In Python, a sequence is a collection of items, that:
- Is Ordered — sequences are ordered collections of items, meaning that each item has a specific position in the sequence (e.g.
[0, 1, 2, 3]);
- Is Indexed — lookups for individual items in a sequence are done by their index, which are integer values that represent the position of the item in the sequence (e.g.
- Has Length — sequences have a length, which gives you the total number of items it contains (e.g.
- Is Iterable — individual items in a sequence can be iterated over using a loop (e.g.
for item in sequence: ...);
For example, you can see how these properties apply to a list (which is one of several types of sequences in Python):
my_list = [1, 2, 3, 4] # indexed print(my_list) # 2 # has length print(len(my_list)) # 4 # ordered, iterable for item in my_list: print(item) # 1 2 3 4
Please note that sets and dictionaries are not considered to be sequences. This is because a set is an unordered collection of unique items, while a dictionary is a map that uses arbitrary immutable keys for lookups rather than integers.
Common Sequence Operations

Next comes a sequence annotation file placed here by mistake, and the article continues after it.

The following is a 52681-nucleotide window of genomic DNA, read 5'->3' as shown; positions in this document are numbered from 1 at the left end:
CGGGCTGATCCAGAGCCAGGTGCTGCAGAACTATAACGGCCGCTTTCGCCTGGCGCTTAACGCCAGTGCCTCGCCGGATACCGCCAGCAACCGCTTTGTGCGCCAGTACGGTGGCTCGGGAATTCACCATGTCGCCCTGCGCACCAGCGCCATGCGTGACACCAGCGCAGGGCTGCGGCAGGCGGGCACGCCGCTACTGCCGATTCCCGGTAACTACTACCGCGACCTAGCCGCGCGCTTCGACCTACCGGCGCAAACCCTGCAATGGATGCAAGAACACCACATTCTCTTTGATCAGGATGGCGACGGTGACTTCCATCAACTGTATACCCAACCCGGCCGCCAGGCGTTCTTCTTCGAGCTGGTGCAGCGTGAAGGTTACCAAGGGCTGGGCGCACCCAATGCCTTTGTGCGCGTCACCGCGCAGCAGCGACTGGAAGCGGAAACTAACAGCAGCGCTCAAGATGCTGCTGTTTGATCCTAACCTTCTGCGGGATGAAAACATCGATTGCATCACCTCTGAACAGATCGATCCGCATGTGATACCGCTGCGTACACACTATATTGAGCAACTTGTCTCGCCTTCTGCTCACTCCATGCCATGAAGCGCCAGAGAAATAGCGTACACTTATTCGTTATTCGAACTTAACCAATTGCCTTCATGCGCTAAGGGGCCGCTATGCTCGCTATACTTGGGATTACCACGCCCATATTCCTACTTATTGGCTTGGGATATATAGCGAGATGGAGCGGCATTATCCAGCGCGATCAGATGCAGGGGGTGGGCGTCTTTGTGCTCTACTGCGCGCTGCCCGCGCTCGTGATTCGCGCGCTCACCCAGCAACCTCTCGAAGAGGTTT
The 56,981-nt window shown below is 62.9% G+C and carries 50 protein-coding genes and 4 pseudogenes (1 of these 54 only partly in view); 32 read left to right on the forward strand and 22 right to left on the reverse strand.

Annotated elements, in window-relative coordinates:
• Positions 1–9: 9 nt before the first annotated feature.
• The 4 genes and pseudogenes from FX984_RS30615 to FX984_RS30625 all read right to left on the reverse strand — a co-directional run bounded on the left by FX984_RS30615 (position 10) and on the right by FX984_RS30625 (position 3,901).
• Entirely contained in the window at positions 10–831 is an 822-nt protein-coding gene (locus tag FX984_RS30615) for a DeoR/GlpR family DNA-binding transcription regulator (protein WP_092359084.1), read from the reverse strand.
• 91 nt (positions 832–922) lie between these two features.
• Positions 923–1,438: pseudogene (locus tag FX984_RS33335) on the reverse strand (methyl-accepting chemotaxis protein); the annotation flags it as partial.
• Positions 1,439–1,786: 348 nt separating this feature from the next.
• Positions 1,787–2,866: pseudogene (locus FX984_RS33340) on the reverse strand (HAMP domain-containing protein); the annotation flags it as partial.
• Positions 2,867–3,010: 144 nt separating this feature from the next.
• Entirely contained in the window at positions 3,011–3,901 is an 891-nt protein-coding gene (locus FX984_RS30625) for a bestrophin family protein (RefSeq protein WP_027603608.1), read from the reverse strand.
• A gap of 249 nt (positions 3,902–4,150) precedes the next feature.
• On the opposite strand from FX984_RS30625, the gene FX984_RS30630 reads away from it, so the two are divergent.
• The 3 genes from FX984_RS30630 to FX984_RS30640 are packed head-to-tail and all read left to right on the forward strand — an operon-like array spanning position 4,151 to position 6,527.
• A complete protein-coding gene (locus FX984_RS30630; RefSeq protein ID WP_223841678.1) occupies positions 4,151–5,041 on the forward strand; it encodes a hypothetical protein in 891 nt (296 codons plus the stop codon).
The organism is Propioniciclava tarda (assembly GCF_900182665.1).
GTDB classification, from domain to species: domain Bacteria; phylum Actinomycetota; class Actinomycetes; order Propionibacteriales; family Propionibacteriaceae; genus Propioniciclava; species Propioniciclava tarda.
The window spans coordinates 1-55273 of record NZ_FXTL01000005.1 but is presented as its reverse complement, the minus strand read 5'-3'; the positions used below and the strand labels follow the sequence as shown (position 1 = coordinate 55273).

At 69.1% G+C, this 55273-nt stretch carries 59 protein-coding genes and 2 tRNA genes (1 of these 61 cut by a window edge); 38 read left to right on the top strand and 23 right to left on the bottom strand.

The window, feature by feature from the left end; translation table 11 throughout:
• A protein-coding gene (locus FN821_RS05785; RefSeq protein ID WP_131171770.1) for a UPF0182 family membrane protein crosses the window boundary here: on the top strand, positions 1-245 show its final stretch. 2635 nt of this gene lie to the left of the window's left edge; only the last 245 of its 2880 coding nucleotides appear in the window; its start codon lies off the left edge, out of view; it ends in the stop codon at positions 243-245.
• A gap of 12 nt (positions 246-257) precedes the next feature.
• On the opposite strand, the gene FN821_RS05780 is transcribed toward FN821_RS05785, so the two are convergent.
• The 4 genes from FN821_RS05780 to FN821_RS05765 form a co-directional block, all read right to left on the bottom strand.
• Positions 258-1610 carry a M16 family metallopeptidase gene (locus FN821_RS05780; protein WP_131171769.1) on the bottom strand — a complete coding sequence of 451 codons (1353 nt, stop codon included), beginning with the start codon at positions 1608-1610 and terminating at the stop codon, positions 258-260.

There are some common operations that can be performed on sequences, such as:
- Slicing — a range of items in a sequence can be sliced (e.g.
- Concatenation — multiple sequences can be joined together using the
 + );
- Repetition — a sequence can be repeated using the
'foo' * 3);
- Membership — using the
inoperator, individual items can be checked to see if they are in a sequence (e.g.
1 in [1, 2, 3]);
- Comparison — sequences of the same type can be compared (e.g.
[1, 2] == [1, 2]);
Consider, for example, the following list to which all these operations are applied:
my_list = [1, 2, 3, 4] print(my_list[0:3]) # [1, 2, 3] print(my_list + my_list) # [1, 2, 3, 4, 1, 2, 3, 4] print(my_list * 2) # [1, 2, 3, 4, 1, 2, 3, 4] print(1 in my_list) # True print([1, 2, 3, 4] == my_list) # True
Similarly, the same operations can be applied to a string as well:
str = "foobar" print(str[0:3]) # 'foo' print(str + str) # 'foobarfoobar' print(str * 2) # 'foobarfoobar' print('foo' in str) # True print('foobar' == str) # True
In the following example you can see how the same operations can be applied to bytes:
bt = bytes([0, 1, 2, 3]) print(bt[0:3]) # b'\x00\x01\x02' print(bt + bt) # b'\x00\x01\x02\x03\x00\x01\x02\x03' print(bt * 2) # b'\x00\x01\x02\x03\x00\x01\x02\x03' print(b'\x00' in bt) # True print(b'\x00\x01\x02\x03' == bt) # True
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